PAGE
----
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Oligonucleotide synthesis capacity ranging from high throughput to large scale GMP production 90,000 square foot facility Ability to continue to meet synthesis demands of growing portfolio and increase control and visibility of product supply chain Comparable yield and cost-of-goods to standard stereorandom oligonucleotides Industry standard equipment with no biological processing required GMP manufacturing capacity potentially available to partners Manufacturing strength: scalable nucleic acid synthesis

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Intellectual property strength: breadth and depth of patent portfolio Programs HTT candidates DMD candidates Platform Designs Compositions Stereochemistry Process development Improved activity, stability, specificity, immunogenicity Oligonucleotide compositions Monomers, key reagents Methods of synthesis ALS, FTD candidates

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Upcoming Wave catalysts Q4 2018: safety data expected in DMD from Phase 1 trial for WVE-210201 WVE-210201 is the first stereopure oligonucleotide targeting Exon 51 with potential to be best-in-class Received EU orphan drug designation Q4 2018: clinical trials expected to initiate in ALS and FTD for WVE-3972-01 WVE-3972-01 is designed to target the pathogenic allele of the C9orf72 gene In vivo animal data demonstrate potent, sustained and preferential knockdown of toxic biomarkers H1 2019: data expected in HD from Phase 1b/2a trials for WVE-120101 and WVE-120102 Potential to be first two allele-specific disease-modifying therapies selectively lowering mHTT Received U.S. orphan drug designation H2 2019: Interim dystrophin readout from ongoing open label extension and planned efficacy trials expected for WVE-210201 2020: DMD Exon 53 Program clinical data readout expected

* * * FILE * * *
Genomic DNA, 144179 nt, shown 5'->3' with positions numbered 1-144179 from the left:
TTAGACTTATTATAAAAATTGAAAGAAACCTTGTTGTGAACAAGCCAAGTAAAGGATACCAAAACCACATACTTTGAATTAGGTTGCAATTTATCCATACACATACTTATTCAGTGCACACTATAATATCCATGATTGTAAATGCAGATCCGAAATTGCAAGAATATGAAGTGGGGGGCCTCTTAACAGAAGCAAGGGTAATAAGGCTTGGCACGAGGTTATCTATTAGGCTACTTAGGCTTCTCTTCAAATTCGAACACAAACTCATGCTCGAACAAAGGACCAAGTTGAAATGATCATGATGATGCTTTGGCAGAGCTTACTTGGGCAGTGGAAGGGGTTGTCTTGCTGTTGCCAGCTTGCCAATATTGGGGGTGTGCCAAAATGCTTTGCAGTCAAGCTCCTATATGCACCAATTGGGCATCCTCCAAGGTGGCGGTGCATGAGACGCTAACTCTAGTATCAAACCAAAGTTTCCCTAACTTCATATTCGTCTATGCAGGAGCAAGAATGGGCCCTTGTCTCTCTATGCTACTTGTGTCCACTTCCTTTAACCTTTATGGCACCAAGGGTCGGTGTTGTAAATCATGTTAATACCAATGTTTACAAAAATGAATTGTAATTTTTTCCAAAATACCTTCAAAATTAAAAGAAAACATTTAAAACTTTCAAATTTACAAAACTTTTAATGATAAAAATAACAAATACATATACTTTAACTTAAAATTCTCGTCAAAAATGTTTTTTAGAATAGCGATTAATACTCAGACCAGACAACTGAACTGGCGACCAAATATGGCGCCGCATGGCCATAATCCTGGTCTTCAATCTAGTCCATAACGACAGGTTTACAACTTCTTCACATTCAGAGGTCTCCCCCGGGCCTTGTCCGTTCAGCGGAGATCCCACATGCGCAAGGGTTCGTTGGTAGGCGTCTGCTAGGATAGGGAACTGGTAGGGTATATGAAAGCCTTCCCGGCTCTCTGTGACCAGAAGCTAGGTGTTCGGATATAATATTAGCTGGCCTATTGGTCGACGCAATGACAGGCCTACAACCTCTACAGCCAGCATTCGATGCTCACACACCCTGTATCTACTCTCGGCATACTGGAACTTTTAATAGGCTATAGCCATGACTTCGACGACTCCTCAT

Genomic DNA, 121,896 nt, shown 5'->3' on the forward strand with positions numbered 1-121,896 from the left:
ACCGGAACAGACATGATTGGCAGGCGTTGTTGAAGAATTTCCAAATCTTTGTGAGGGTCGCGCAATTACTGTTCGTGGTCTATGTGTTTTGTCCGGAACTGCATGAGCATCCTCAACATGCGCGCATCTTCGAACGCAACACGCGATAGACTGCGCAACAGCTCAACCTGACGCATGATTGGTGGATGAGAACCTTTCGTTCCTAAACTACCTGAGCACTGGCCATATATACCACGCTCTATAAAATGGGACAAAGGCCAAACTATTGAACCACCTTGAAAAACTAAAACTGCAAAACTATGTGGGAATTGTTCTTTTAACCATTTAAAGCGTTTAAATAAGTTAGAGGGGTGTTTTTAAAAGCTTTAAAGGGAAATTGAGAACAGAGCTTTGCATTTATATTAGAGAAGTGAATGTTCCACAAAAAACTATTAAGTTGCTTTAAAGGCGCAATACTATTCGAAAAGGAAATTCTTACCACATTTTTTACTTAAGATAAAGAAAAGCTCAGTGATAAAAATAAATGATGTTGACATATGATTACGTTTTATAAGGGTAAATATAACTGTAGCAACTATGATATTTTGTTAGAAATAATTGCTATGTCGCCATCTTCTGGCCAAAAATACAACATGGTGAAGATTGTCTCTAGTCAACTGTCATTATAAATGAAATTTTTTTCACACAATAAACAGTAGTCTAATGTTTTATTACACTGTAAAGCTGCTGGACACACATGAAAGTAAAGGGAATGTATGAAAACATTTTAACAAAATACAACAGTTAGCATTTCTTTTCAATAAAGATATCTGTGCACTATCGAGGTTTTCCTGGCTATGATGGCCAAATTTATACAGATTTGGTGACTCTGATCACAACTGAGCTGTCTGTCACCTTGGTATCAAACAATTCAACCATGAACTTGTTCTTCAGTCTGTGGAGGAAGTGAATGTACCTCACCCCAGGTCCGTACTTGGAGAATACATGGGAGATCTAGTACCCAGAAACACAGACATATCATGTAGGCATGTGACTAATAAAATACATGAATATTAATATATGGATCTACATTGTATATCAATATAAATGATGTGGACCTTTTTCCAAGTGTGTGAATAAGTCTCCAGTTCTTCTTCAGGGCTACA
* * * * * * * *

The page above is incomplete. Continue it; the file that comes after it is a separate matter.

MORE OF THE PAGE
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Realizing the potential of nucleic acid therapeutics